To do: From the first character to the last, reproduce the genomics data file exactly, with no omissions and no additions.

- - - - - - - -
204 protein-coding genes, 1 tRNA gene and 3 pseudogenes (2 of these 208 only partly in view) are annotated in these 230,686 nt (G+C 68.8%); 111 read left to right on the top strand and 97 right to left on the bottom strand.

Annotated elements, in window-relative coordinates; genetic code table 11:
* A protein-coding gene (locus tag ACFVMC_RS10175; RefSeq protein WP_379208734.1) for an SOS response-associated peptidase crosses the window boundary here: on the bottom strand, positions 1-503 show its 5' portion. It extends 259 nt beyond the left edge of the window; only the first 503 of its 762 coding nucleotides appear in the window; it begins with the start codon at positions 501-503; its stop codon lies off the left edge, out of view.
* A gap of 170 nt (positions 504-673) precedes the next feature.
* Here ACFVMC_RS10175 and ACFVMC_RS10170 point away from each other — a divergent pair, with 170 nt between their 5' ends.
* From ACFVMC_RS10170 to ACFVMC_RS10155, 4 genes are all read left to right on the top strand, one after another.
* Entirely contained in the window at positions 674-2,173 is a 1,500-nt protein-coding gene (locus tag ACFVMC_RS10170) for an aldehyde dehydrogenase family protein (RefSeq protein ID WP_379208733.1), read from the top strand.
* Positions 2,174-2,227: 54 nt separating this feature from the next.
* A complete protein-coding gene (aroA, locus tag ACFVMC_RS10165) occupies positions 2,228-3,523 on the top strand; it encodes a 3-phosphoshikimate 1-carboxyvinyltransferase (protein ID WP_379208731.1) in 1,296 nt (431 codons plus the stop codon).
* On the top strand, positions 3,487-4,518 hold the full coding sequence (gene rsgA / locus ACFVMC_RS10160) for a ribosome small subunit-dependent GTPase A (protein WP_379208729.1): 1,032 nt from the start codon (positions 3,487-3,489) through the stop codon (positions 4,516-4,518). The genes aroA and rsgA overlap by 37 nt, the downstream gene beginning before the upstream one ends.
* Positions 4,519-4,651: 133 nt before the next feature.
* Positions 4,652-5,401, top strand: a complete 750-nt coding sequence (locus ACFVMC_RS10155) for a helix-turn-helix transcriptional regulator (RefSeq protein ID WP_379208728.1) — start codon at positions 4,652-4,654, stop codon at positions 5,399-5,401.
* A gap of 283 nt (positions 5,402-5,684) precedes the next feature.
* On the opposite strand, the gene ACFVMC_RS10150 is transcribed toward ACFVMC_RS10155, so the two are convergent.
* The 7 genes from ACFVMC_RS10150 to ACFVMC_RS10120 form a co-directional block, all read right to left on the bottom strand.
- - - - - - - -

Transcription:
204 protein-coding genes, 1 tRNA gene and 3 pseudogenes (2 of these 208 only partly in view) are annotated in these 230,686 nt (G+C 68.8%); 111 read left to right on the top strand and 97 right to left on the bottom strand.

Annotated elements, in window-relative coordinates; genetic code table 11:
* A protein-coding gene (locus tag ACFVMC_RS10175; RefSeq protein WP_379208734.1) for an SOS response-associated peptidase crosses the window boundary here: on the bottom strand, positions 1-503 show its 5' portion. It extends 259 nt beyond the left edge of the window; only the first 503 of its 762 coding nucleotides appear in the window; it begins with the start codon at positions 501-503; its stop codon lies off the left edge, out of view.
* A gap of 170 nt (positions 504-673) precedes the next feature.
* Here ACFVMC_RS10175 and ACFVMC_RS10170 point away from each other — a divergent pair, with 170 nt between their 5' ends.
* From ACFVMC_RS10170 to ACFVMC_RS10155, 4 genes are all read left to right on the top strand, one after another.
* Entirely contained in the window at positions 674-2,173 is a 1,500-nt protein-coding gene (locus tag ACFVMC_RS10170) for an aldehyde dehydrogenase family protein (RefSeq protein ID WP_379208733.1), read from the top strand.
* Positions 2,174-2,227: 54 nt separating this feature from the next.
* A complete protein-coding gene (aroA, locus tag ACFVMC_RS10165) occupies positions 2,228-3,523 on the top strand; it encodes a 3-phosphoshikimate 1-carboxyvinyltransferase (protein ID WP_379208731.1) in 1,296 nt (431 codons plus the stop codon).
* On the top strand, positions 3,487-4,518 hold the full coding sequence (gene rsgA / locus ACFVMC_RS10160) for a ribosome small subunit-dependent GTPase A (protein WP_379208729.1): 1,032 nt from the start codon (positions 3,487-3,489) through the stop codon (positions 4,516-4,518). The genes aroA and rsgA overlap by 37 nt, the downstream gene beginning before the upstream one ends.
* Positions 4,519-4,651: 133 nt before the next feature.
* Positions 4,652-5,401, top strand: a complete 750-nt coding sequence (locus ACFVMC_RS10155) for a helix-turn-helix transcriptional regulator (RefSeq protein ID WP_379208728.1) — start codon at positions 4,652-4,654, stop codon at positions 5,399-5,401.
* A gap of 283 nt (positions 5,402-5,684) precedes the next feature.
* On the opposite strand, the gene ACFVMC_RS10150 is transcribed toward ACFVMC_RS10155, so the two are convergent.
* The 7 genes from ACFVMC_RS10150 to ACFVMC_RS10120 form a co-directional block, all read right to left on the bottom strand.